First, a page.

Start an outline of discussion topics for the hike. This should include an introduction to Bark and Bark’s land acknowledgement, an overview of the Forest Service or BLM and public lands, Purpose and Need for logging (as stated by the Forest Service, if applicable), forest ecology features, cumulative impacts, etc. This will help keep the information organized as you get through the day. It’s usually good to have some planned stops on the hike with corresponding talking points. Be prepared for three commonly asked questions: Elevation of the sale, size of the sale, and nearest known public site (for example, one mile from Bagby Hot Springs, or two miles from Buck Lake, etc).

Consider including a list of a few possible information highlights. Bark-Abouts can be a good excuse to dig deeper on issues and ecology you have been meaning to read more about, but haven’t found the time. This is your hike, if you aren’t having fun then no one else will.  Don’t cover a topic because you think you should; rather spend time covering the topics of real interest to you – enthusiasm is contagious and will flow from you to the group. For instance, look up specifics on a tree species, brush up on lichen names, or research the history of the area. If you are using field guides, bring them along on the hike for others to peruse during lunch or downtime.

 

Scout your hike

Scouting your hike means going out to your hike location (and potential hike location) to get a sense of the terrain and figure out the flow of the hike. Often themes of a hike are determined once you have visited the area firsthand. While you’re scouting, pay attention to the terrain and how you’ll best describe the hike for participants and stage your stops on the hike so that they clearly convey your topic. For stops along the hike where you plan to talk to the whole group, consider spots that can accommodate a clustered or circular group discussion (i.e. not along steep, narrow trails).

Go out to the area and make good notes of markers along the way to share with drivers. Never assume they know an area. Multiple field checks are great, but most important is a final check within a week of the hike. Road conditions and weather change. Be prepared. When you go out to the area make good notes and mark (Bark can provide flagging) important features (both on the road and in the forest) along the way for yourself and to share with drivers.

Depending on the size of the project and location of roads, try to hike a demonstrative route of the timber sale or other area. If an obvious route is not apparent, look back on the outline and begin to make a set of points in the area that may be a good place for talking points. Begin to connect those points and then walk the route you have chosen, including a good lunch stop. Getting people into and out of cars is difficult. Scope out the parking spots; look for pullouts that are big enough for multiple cars. Hikes with only one parking stop for the cars are easier to manage, but they are not always best if the area is large and good examples of your talking points lie far apart. Flagging your route ahead of time with some distinctive flagging (and using Avenza) is a great way to avoid getting off-track.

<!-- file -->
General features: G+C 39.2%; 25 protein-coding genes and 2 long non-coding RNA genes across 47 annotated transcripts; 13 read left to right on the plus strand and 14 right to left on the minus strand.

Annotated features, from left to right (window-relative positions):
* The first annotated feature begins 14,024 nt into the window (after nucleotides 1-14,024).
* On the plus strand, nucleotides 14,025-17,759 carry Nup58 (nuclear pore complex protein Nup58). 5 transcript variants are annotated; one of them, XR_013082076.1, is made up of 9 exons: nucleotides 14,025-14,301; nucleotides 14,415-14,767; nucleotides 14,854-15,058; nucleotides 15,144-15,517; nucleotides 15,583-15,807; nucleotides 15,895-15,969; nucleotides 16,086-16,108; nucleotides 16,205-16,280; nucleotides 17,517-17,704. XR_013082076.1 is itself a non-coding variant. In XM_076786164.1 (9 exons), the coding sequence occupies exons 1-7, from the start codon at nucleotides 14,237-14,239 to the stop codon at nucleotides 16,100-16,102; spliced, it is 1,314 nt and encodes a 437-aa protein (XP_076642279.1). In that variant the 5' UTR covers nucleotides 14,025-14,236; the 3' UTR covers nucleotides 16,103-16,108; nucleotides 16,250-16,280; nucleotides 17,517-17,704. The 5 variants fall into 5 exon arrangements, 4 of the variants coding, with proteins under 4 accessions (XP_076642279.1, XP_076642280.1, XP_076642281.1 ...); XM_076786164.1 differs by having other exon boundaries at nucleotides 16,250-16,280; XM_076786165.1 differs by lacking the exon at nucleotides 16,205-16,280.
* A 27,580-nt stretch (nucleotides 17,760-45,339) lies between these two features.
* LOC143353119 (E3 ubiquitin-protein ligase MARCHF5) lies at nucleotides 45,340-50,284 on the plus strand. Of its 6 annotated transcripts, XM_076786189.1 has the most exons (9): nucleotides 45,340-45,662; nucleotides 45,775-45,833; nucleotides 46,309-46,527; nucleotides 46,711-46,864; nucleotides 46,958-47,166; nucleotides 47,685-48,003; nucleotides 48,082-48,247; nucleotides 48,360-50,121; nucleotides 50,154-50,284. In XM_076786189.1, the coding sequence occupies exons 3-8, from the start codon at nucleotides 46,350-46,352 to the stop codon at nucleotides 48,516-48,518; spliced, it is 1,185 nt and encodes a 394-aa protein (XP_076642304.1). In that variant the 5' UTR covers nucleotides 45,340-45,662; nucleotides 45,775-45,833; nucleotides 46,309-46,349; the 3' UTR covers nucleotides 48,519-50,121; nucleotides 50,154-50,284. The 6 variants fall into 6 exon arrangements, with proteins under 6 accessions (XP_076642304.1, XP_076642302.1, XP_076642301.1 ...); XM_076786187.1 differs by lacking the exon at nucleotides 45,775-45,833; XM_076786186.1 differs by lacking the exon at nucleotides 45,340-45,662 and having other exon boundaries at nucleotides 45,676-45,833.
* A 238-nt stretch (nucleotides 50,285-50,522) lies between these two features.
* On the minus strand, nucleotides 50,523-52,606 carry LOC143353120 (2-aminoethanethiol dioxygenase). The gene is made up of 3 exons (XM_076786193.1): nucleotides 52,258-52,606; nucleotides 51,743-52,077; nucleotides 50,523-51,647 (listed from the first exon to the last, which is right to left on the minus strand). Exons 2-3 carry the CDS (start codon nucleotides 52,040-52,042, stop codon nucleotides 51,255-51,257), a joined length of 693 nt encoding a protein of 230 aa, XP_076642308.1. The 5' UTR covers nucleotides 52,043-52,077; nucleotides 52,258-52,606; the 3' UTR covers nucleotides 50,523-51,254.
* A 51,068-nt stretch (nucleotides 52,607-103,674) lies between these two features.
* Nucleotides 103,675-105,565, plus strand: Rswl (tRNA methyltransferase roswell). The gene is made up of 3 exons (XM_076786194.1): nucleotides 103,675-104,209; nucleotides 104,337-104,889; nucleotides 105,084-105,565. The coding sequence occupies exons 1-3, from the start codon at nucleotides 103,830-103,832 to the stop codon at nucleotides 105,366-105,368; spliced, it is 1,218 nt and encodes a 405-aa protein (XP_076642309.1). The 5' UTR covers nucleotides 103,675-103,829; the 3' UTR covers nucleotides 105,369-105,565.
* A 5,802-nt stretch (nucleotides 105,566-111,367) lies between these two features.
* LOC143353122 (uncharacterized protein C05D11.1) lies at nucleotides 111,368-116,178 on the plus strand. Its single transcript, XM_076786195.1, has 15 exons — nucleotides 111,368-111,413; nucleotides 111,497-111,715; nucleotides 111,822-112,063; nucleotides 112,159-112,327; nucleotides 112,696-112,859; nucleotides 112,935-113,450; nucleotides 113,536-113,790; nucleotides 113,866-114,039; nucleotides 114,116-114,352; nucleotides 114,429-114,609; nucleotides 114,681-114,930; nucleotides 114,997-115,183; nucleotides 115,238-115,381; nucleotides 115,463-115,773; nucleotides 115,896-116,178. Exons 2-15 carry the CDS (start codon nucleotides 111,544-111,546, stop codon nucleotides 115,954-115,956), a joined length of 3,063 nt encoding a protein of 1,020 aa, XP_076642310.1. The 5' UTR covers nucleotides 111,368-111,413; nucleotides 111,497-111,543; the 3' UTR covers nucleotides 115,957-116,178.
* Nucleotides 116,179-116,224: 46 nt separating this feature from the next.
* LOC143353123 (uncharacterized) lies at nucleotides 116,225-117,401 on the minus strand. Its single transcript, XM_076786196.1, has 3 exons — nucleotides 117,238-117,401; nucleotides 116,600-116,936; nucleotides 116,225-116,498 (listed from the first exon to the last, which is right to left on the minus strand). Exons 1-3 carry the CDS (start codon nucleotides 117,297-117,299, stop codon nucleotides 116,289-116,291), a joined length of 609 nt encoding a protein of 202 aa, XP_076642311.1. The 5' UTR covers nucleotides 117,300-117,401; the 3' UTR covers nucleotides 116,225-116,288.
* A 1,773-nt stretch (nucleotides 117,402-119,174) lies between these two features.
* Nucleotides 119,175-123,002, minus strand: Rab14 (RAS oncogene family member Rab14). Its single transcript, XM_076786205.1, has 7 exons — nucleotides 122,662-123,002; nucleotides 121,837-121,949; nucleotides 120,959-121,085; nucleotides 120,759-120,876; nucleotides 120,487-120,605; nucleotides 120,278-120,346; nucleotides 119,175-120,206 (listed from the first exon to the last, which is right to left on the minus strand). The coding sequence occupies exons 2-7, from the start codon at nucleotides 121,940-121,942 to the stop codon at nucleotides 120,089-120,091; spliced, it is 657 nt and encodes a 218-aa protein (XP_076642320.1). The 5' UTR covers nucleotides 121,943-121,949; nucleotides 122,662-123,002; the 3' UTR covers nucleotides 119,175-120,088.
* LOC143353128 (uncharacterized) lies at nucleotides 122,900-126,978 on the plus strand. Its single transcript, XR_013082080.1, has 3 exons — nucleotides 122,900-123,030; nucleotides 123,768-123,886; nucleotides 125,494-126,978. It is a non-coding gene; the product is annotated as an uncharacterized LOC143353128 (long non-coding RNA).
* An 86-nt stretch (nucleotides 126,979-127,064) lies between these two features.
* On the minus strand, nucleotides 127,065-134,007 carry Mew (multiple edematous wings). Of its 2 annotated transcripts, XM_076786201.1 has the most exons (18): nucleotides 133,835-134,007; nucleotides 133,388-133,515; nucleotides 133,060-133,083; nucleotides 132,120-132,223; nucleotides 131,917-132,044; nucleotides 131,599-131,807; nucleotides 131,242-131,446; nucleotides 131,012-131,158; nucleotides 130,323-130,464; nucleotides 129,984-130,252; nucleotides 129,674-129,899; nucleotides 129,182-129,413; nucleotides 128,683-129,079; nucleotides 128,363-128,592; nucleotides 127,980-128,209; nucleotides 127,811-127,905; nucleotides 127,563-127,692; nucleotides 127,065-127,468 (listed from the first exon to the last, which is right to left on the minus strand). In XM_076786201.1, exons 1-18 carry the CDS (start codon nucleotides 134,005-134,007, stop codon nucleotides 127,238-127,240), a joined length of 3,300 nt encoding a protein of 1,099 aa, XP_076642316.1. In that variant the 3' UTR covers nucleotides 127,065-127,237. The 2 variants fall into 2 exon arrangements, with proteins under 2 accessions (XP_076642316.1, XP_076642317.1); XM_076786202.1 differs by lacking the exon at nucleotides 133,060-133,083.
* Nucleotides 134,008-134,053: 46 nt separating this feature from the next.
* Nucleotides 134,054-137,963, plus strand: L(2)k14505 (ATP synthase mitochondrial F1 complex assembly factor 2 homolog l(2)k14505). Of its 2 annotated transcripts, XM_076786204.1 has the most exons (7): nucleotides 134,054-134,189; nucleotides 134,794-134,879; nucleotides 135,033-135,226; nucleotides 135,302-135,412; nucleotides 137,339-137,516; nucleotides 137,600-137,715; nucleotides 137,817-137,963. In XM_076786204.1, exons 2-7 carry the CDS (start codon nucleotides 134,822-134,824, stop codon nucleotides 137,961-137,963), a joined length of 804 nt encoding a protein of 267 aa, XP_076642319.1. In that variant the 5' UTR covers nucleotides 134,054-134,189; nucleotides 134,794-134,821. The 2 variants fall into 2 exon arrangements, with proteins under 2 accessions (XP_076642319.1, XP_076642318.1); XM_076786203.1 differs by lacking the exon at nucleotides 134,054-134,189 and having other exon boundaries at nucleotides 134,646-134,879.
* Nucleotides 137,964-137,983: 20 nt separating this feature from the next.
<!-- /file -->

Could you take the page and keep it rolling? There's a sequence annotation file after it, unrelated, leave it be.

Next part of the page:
Safety considerations while hike scouting:

  • Where is the closest definitive care (hospital, urgent care center)?
  • Where is the closest phone or phone signal?
  • Are there potential hazards on your hike? How can you avoid these hazards? If they can’t be avoided, how will you mitigate their risks or deal with the hazards if they arise? 

Plan a “gateway” meetup

We always invite folks in communities outside of Portland to meet us closer to the forest. The locations and time for meet ups can be flexible based on your hike destination. If you are confused about where a good secondary meetup spot would be, just contact a Bark staff person.

After you choose a gateway meet up site and time, please let us know. We like to know by Monday morning the week before your hike at the latest. Here are some suggestions for meetup locations:

  • Estacada – Harmony Bakery at 221 SW Wade St.
  • Sandy – Highway 26 corridor meet up: Hoodland Shopping Center, at the traffic light, on Hwy. 26 in Welches, or the Zigzag ranger station (there are public restrooms at the ranger station).
  • Hood River – For hikes in the upper Hwy. 35 corridor the junction of Hwy. 35 and the Cooper Spur Road works well. If you won’t be travelling that far south on 35 then a site in Parkdale (e.g. the Hood River ranger station) or at the Hood River Park & Ride on Hwy. 35.

 

The week before the hike

Contact people you know are interested in Bark-Abouts and may be more likely to go if they know you are leading. Be sure to understand and include a link to our expectations for drivers in any of your own outreach: http://bark-out.org/content/expectations-all-bark-drivers

Create a fact sheet: two-sided, highlight the timber sale/project/area facts (acreage, type of logging, watershed etc.) as well as talking points for writing letters. There may be a fact sheet already existing, so check with Bark staff. If space allows, include map of area on back side of factsheet.